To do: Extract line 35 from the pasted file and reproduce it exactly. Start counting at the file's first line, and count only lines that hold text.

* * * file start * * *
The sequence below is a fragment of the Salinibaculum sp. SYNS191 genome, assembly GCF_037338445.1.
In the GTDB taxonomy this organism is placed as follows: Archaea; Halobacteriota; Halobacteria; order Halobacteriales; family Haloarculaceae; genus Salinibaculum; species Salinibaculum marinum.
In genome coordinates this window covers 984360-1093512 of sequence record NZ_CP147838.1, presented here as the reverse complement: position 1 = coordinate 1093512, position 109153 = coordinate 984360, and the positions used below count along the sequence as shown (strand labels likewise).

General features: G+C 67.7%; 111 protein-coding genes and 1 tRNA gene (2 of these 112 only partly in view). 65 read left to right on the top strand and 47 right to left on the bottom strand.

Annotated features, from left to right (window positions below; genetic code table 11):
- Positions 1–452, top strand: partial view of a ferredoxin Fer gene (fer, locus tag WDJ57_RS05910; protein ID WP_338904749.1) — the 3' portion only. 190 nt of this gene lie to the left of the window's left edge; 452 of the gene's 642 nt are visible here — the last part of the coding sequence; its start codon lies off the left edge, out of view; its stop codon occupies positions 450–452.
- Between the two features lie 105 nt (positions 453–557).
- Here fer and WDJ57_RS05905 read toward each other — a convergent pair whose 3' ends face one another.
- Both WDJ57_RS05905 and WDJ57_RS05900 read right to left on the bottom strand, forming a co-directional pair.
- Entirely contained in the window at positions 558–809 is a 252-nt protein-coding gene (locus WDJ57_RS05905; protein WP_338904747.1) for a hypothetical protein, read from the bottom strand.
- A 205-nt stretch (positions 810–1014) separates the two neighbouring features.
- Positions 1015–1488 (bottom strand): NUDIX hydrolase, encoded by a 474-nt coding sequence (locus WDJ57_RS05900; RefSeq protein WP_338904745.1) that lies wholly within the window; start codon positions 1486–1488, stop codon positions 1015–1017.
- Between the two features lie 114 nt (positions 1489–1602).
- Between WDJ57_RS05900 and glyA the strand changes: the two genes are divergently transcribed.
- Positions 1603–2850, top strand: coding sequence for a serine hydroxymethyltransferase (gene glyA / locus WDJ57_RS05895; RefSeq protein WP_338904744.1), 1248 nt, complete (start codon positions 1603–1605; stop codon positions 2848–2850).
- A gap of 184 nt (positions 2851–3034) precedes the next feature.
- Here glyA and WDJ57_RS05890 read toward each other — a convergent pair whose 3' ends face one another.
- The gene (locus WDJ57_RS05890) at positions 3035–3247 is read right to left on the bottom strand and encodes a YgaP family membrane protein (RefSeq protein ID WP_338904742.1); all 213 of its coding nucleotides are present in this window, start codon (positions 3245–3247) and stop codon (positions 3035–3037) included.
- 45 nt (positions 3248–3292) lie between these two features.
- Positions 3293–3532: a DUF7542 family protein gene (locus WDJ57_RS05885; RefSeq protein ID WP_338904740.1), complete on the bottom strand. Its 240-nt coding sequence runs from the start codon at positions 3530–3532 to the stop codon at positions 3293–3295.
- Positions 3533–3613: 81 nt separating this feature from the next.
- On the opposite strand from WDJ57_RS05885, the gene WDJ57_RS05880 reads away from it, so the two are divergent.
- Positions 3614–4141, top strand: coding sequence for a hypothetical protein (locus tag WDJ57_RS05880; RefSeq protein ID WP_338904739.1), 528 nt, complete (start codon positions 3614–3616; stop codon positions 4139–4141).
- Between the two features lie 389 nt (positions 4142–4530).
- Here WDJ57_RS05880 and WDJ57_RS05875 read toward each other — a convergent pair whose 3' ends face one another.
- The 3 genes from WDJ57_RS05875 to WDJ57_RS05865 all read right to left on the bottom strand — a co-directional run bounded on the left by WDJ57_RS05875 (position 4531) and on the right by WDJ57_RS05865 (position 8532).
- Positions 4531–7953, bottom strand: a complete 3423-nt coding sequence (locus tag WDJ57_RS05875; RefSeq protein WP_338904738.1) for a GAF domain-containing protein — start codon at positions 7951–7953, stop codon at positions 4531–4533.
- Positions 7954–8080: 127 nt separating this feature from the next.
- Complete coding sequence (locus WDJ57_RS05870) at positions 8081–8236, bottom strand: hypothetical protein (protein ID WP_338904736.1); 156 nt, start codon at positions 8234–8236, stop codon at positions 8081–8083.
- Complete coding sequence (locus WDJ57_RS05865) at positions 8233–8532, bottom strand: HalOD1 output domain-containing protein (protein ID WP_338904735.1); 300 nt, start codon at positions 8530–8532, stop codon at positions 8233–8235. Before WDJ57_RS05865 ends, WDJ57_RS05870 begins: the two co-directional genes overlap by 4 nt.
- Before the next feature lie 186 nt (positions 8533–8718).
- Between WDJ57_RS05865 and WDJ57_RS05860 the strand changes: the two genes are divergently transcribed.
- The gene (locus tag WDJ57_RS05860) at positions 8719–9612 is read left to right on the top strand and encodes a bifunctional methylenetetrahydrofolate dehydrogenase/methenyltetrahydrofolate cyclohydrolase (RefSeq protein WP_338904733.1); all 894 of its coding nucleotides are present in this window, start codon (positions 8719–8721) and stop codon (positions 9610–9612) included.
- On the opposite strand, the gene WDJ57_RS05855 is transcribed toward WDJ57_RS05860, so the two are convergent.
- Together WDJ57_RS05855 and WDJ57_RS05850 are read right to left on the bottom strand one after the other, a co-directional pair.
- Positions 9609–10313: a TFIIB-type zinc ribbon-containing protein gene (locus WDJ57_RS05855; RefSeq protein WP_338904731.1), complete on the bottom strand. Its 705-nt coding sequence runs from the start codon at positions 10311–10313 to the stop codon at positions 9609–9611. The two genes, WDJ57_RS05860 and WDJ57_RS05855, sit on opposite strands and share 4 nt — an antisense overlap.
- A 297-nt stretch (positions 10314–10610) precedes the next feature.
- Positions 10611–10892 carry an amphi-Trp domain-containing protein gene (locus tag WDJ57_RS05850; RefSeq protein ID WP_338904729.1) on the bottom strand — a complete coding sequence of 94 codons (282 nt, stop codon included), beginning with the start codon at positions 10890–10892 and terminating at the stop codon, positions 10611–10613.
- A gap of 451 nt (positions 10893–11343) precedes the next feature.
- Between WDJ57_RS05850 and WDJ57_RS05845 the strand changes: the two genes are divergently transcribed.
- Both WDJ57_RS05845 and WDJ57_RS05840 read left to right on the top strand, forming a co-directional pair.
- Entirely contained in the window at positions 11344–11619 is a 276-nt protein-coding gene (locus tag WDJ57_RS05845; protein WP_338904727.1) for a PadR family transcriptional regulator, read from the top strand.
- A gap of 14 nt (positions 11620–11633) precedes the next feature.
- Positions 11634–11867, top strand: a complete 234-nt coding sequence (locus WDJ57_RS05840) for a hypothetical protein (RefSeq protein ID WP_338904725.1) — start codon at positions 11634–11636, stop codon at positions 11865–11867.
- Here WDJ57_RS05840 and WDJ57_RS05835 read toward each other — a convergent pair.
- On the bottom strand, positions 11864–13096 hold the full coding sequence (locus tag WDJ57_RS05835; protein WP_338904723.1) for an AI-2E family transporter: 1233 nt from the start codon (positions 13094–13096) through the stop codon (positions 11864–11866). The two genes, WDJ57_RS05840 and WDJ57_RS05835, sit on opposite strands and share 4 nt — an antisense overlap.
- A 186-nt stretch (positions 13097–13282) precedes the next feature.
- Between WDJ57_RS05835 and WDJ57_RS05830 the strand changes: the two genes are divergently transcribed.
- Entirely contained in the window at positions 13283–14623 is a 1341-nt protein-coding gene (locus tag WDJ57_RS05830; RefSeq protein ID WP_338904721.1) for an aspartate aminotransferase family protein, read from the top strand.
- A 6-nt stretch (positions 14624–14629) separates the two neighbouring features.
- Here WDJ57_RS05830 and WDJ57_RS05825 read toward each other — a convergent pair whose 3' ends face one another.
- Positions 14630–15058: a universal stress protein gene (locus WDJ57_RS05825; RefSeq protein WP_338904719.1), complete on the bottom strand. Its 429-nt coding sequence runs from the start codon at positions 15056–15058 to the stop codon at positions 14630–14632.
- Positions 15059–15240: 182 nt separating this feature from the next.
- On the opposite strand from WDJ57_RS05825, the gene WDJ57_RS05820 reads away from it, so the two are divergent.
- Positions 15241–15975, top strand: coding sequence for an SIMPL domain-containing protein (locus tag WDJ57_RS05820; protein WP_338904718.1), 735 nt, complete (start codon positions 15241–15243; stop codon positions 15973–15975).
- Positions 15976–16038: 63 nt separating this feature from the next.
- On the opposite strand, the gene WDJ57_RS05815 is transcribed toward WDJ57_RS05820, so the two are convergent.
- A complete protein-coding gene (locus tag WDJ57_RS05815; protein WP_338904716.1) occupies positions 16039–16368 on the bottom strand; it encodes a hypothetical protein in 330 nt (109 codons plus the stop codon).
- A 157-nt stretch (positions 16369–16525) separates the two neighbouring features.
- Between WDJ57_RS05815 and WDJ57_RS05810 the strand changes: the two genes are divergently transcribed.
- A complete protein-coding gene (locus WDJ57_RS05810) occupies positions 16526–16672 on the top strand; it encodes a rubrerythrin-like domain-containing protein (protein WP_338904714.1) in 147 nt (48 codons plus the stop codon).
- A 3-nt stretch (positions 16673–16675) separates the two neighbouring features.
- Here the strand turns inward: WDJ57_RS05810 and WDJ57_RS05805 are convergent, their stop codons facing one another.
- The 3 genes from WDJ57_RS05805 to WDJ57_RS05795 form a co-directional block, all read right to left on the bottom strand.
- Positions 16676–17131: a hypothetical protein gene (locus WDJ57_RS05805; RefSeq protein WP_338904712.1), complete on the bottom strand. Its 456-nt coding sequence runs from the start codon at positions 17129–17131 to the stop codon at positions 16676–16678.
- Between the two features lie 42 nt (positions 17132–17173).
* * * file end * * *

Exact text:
- Together WDJ57_RS05855 and WDJ57_RS05850 are read right to left on the bottom strand one after the other, a co-directional pair.